It's not really controversial anymore, but nor is the holiday quite established. Coming as it does so soon after the working public has geared itself back up after the December holidays, not observing is no longer quite seen as an act of defiance, and observing it isn't quite a matter of public piety. Politicians' public schedules are dominated by observations of the holiday, but the last year I can find a study for, 2007, showed that only 33 percent of businesses actually give their employees the day off for the holiday.
Of course, any day where something newsworthy happens is a news day. But for most news organizations, it's a question of resources: With a roughly 33 percent reduction in the number of eyeballs glued on desktop screens (the 2007 study showed that office workers and nonprofits were more likely to have the day off than manufacturers and other services), a major source of weekday online readership is out for the day. While manufacturing businesses try to buck the tide of celebration in favor of staying open—they lose too much productivity (and money) if they close--service business and news organizations are likely to save by lightening up for the day. For print newspapers the problem is complicated by the fact that tomorrow's paper is made today; the Tuesday after today's Martin Luther King Jr. Day is surely a news day, and so staff need to be there today to write it.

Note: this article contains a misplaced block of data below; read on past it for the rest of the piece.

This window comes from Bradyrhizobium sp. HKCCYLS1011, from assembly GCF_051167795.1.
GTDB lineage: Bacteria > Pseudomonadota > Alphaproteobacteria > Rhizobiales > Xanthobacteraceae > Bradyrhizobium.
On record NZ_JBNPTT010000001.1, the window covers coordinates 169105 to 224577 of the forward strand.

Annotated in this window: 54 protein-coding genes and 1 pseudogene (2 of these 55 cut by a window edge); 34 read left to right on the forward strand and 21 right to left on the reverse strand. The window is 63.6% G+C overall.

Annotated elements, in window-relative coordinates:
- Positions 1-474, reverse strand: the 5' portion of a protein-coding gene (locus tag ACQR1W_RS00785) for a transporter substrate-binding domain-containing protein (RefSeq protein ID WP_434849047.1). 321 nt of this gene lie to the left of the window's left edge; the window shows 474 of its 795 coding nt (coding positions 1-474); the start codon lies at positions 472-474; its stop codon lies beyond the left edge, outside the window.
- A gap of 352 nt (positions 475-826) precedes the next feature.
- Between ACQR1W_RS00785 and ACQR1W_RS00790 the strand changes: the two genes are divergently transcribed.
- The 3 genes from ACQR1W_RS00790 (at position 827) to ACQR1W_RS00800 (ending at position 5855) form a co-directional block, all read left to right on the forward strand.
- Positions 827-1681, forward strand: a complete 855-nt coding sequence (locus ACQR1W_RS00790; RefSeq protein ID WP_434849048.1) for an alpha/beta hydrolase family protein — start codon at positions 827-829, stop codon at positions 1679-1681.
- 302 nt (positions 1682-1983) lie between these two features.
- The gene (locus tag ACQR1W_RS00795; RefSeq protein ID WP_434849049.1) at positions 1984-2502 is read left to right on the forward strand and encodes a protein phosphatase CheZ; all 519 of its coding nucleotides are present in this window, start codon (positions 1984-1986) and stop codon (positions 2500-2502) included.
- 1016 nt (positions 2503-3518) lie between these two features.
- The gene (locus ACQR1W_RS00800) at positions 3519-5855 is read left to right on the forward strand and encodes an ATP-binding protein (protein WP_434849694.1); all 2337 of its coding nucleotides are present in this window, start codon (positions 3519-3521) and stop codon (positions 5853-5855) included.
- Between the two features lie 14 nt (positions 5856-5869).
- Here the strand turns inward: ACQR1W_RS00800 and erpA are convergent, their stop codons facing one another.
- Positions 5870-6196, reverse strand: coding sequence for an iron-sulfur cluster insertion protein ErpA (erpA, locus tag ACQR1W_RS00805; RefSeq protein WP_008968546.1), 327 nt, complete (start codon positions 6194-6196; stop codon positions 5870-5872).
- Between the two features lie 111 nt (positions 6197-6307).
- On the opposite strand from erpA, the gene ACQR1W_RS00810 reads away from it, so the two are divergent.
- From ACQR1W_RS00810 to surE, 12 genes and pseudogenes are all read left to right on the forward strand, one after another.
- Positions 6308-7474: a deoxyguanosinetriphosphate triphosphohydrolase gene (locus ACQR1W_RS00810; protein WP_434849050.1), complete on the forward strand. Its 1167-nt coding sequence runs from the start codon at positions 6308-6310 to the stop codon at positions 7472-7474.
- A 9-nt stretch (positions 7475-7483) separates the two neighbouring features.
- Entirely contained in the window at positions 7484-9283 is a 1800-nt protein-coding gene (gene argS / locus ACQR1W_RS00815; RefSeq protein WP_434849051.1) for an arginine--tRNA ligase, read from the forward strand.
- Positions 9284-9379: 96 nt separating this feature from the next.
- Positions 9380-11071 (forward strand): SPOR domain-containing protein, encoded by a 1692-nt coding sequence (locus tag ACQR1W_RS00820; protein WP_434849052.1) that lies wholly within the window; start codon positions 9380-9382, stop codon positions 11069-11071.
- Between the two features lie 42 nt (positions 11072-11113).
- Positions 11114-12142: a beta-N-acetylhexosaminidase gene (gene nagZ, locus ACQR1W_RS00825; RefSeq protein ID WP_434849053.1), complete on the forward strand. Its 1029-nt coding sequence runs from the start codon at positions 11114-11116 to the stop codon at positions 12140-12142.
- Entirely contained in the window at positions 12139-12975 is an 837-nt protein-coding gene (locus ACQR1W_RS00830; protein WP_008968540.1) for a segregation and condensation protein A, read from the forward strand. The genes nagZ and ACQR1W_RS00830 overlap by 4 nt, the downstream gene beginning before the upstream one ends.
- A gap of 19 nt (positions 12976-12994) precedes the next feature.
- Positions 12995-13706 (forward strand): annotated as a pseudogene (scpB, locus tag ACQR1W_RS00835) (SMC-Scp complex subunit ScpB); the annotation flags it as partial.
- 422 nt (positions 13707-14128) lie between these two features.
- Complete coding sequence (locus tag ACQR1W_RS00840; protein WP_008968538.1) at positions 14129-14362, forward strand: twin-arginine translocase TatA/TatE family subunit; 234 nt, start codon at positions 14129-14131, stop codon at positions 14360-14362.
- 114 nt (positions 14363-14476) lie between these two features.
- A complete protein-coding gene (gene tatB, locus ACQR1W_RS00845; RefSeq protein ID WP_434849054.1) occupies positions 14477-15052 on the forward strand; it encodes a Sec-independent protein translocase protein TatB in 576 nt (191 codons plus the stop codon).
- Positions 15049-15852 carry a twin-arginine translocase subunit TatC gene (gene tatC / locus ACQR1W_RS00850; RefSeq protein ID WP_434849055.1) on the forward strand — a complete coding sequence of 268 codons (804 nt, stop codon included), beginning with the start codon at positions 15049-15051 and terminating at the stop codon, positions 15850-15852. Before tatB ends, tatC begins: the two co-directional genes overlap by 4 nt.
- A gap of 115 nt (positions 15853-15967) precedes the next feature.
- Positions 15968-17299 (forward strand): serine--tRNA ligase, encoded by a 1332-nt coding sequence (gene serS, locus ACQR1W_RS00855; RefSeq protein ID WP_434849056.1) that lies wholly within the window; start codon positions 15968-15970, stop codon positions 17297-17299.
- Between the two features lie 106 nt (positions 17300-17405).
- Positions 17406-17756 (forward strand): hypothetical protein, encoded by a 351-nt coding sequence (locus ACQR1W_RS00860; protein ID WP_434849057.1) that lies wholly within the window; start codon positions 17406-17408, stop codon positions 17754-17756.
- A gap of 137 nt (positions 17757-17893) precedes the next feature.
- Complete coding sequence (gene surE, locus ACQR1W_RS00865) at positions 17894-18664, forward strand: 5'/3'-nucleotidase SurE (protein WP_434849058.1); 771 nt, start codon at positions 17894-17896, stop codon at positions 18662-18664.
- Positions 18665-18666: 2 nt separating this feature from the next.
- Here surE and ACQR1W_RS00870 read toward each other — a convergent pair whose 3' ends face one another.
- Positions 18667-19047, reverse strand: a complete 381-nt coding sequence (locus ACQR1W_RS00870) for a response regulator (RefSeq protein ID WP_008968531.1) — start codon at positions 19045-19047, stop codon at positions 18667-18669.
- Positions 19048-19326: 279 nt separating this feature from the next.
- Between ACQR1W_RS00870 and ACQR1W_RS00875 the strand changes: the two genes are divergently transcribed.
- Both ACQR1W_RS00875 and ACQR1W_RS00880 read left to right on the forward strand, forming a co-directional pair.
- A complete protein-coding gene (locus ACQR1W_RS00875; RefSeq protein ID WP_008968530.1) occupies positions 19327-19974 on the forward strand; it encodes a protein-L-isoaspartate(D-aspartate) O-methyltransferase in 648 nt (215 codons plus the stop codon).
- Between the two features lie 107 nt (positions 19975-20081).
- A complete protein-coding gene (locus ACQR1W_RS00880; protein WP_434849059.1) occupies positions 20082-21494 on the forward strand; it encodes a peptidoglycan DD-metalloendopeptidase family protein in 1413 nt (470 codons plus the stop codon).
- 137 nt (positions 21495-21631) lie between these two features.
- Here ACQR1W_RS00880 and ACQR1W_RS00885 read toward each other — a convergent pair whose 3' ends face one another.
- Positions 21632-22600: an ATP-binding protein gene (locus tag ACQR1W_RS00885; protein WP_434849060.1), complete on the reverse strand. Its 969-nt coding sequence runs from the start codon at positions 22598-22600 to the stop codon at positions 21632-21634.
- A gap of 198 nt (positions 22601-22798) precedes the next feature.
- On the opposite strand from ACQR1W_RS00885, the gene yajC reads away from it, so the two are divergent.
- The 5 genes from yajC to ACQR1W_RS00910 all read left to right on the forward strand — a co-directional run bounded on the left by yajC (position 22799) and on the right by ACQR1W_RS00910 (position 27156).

Luckily, there are any number of canned story lines ready for today. It's the big inauguration ceremony in D.C. for one thing, and yesterday, as we knew would happen, the match-up for this year's Super Bowl was decided. And that leads us into today's tabloids.